6.3 Prospecting expenditure is generally incurred to identify and provide an initial view about the mining potential of mineral deposits within an area covered by a prospecting permit.

6.4 Under a strict framework, tax deductions for prospecting expenditure would be deferred and allowed as a deduction over the economic life of the mine. However, adopting this treatment would be inconsistent with the tax treatment of early-stage expenditure in other industries. For example, the existing petroleum mining rules allow immediate deductions for prospecting expenditure.

6.5 For this reason, the suggestion is to allow prospecting expenditure to remain deductible in the year it is incurred.

6.6 Prospecting expenditure would be limited to expenditure directly incurred on acquiring prospecting permits and information, labour, materials, services, administrative overheads and other expenses in prospecting for specified minerals. Prospecting expenditure would not include the costs of land.

Exploration expenditure

6.7 Exploration expenditure is generally incurred to determine whether the minerals identified in the prospecting phase can be profitably recovered.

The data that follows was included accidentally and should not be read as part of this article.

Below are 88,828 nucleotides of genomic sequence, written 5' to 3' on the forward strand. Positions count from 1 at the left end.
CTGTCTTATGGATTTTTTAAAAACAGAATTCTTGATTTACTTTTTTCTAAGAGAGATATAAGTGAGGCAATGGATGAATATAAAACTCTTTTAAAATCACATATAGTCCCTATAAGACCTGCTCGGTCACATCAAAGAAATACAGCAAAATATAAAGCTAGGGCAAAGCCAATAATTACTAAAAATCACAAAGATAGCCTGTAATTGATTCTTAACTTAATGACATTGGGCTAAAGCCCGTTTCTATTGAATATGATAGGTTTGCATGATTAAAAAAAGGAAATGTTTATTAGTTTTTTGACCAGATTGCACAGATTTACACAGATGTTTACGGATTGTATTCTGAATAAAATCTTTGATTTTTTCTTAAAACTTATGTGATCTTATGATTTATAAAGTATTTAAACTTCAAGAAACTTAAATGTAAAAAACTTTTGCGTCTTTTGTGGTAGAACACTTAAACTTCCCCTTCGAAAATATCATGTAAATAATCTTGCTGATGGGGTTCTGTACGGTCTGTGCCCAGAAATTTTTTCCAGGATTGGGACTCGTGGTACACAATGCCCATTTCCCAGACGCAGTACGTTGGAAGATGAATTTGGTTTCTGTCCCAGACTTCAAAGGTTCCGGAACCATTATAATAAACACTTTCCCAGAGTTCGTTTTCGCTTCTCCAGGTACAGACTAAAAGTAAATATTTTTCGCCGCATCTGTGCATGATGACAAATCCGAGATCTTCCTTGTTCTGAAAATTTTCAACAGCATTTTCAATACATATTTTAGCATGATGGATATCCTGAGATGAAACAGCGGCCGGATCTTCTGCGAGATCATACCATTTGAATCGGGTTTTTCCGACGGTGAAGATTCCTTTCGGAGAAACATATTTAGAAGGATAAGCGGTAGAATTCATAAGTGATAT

6.8 As discussed in the previous chapter, for tax to be neutral, expenditure incurred on acquiring something that will provide future economic benefits should be amortised over the expected period of future benefits. However, like prospecting expenditure, adopting this treatment for exploration expenditure would appear harsh when compared with the tax treatment of similar expenditure in other industries. For example, the existing petroleum mining tax rules allow immediate tax deductions for exploration expenditure.

6.9 Therefore, the suggestion is to allow exploration expenditure to remain deductible in the year that it is incurred.

6.10 Exploration expenditure would be limited to expenditure incurred on acquiring exploration permits and information, labour, materials, services, administrative overheads, and other expenses on exploration and feasibility studies. Exploration expenditure would not include the costs of land.

Claw-back rule

6.11 It is also suggested that on the establishment of an operational mine, exploration expenditure on items used for the extraction of minerals would be clawed back and allowed as a deduction over the life of the mine.

6.12 The suggested claw-back rule is consistent with the tax treatment of petroleum mining, where expenditure on an exploration well is clawed back if that well is then used to extract resources.